Some of the villas have housed the famous. David Octavius Hill, the pioneer photographer, who helped found the Royal Scottish Academy, lived in Newington Lodge, on the corner of Mayfield Terrace and Dalkeith Road. Dr Joseph Bell, great-grandson of Benjamin Bell of Newington House, was the first resident of 44 Blacket Place; he was the inspiring teacher of Arthur Conan Doyle and, allegedly, an early model for Sherlock Holmes. No. 16 Blacket Place was the one-time home of Hans Gál, the composer, musicologist and inspiration of the Edinburgh Festival, while 15 Blacket Place was the home of Conrad Wadddington, who founded the Department of Genetics and the Centre for Human Ecology at the University of Edinburgh.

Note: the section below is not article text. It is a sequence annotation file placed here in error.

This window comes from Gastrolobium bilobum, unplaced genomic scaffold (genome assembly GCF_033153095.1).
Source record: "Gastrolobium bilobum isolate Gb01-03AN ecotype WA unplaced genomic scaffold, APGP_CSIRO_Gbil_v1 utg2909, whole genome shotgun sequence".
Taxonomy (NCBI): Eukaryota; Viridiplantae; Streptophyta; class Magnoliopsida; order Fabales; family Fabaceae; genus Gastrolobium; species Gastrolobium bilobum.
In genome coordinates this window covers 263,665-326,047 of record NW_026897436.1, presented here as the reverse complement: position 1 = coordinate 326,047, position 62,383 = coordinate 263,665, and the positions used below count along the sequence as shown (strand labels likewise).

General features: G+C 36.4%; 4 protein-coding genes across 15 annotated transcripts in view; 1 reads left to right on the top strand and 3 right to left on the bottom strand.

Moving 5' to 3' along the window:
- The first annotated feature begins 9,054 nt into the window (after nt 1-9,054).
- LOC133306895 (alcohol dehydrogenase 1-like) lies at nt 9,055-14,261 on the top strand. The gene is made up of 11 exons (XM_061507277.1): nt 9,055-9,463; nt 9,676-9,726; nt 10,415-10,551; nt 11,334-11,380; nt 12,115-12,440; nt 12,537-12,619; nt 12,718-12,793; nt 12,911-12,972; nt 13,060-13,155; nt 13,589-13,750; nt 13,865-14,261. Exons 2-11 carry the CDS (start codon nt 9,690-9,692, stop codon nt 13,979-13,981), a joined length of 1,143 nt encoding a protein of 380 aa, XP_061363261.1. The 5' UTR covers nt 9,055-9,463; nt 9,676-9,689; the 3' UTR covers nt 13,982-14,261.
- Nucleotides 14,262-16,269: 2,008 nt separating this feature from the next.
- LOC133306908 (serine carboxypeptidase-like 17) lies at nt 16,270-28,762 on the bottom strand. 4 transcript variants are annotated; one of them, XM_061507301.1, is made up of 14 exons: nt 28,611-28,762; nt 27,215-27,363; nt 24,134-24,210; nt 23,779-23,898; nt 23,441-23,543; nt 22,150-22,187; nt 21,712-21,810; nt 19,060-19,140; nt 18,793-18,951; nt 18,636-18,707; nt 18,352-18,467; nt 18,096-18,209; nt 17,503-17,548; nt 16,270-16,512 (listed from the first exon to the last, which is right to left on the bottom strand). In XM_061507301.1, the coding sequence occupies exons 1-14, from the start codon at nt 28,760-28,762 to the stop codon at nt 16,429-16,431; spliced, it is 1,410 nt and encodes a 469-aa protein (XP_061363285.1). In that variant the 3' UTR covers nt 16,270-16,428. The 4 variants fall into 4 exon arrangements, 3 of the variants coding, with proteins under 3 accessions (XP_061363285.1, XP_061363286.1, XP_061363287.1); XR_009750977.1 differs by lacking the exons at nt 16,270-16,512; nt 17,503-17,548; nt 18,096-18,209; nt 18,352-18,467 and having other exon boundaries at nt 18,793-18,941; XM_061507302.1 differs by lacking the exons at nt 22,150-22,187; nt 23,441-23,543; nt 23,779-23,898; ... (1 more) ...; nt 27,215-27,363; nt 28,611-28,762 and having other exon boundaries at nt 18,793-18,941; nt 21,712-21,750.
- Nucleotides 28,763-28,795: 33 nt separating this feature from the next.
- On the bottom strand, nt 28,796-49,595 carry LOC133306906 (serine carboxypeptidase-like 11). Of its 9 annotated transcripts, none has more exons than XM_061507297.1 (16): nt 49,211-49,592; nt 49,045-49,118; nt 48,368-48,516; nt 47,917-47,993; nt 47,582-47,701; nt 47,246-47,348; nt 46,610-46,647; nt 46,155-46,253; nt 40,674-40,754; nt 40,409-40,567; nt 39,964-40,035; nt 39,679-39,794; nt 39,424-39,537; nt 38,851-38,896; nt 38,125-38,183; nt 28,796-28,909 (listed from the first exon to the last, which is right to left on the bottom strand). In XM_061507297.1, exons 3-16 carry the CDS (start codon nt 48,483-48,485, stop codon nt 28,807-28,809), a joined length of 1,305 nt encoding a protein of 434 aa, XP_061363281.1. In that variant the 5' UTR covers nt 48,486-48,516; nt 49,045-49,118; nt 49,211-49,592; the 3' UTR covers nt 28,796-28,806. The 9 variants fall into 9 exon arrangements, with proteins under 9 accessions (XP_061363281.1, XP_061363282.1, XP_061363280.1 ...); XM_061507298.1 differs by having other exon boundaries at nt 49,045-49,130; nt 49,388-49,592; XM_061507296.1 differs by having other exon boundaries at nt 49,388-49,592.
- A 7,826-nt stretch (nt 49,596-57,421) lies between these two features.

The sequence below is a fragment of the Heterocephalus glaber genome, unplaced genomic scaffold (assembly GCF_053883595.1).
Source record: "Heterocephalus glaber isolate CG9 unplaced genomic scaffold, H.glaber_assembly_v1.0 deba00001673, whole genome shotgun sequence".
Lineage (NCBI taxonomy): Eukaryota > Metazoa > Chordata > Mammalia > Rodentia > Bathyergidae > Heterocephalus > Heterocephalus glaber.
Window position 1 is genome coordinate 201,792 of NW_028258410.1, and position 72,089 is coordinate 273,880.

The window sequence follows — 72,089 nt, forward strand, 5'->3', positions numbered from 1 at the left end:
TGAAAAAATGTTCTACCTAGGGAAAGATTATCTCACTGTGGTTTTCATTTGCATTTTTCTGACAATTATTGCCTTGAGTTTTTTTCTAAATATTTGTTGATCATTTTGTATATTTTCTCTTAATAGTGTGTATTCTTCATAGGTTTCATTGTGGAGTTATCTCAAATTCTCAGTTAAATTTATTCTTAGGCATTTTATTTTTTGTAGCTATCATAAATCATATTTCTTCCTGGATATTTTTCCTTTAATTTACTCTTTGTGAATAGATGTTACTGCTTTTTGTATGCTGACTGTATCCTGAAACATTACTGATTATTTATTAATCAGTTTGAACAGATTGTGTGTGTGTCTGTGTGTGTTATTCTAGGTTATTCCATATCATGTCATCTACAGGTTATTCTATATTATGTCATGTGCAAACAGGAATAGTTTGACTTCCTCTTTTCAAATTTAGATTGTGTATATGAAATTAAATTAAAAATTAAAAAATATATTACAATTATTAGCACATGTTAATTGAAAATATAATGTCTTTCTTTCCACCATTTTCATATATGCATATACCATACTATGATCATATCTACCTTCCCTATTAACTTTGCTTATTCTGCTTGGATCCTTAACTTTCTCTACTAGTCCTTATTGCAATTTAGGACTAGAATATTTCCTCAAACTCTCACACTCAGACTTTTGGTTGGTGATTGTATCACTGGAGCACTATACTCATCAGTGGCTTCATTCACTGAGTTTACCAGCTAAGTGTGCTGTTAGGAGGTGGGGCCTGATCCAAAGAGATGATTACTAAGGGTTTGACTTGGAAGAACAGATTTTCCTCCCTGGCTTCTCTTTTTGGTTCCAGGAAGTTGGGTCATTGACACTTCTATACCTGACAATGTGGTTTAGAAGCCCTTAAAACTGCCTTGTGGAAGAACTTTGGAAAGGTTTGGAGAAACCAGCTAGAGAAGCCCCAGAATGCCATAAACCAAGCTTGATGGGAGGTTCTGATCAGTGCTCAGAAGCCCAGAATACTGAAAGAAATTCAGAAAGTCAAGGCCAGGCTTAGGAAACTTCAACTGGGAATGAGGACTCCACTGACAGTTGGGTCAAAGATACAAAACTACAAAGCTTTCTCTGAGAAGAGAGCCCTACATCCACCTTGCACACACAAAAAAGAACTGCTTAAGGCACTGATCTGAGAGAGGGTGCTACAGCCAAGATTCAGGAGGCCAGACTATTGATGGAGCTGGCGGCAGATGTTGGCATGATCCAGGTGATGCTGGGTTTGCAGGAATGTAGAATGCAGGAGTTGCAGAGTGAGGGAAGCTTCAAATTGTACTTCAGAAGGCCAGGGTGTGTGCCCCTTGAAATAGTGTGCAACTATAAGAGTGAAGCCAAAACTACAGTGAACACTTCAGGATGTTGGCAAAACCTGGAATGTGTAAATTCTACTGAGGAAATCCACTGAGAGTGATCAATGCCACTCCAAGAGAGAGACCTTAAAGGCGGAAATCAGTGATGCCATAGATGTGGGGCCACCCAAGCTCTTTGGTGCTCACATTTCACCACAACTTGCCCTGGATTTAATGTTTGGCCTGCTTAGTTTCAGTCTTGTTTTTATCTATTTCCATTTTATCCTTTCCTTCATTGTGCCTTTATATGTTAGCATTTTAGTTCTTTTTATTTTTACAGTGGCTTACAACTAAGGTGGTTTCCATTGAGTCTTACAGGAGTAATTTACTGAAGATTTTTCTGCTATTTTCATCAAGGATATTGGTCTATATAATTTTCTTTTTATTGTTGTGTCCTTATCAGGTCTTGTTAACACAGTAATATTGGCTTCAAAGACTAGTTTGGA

Nos 12/14 Mayfield Terrace was home, in the 1930s, to the famous athlete and later missionary Eric Liddell. For nearly 50 years, until 1986, Mary Newberry, daughter of the director of the Glasgow School of Art and one of the last personal acquaintances of Charles Rennie Macintosh, lived at 13 South Gray Street. In the 1960s, Lindsay Kemp, the dancer, actor, mime artist and director lived at 13 Dryden Place, where among others he entertained the singer and songwriter David Bowie. The eminent botanist Professor A. G. Morton and his family moved into 6 Dryden Place in 1974 and their daughter Alisoun still lives there. Among his many scholarly works is History of Botanical Science, the first history of botany for 100 years; when writing it, he read his sources, be it Theophrastus or Cesalpino, in their original languages to avoid perpetrating existing mistakes in translation. He also devoted time to translating poems of the Austrian poet Lenau, to his own poetical compositions, to studying of classical philosophy in the original and writing John Hope 1725-1786, Scottish Botanist (1986), a biography produced for the bicentenary of the Royal Botanic Garden, Edinburgh. During the late 1990s, the novelist Ian Rankin and his family lived at 11 Dryden Place.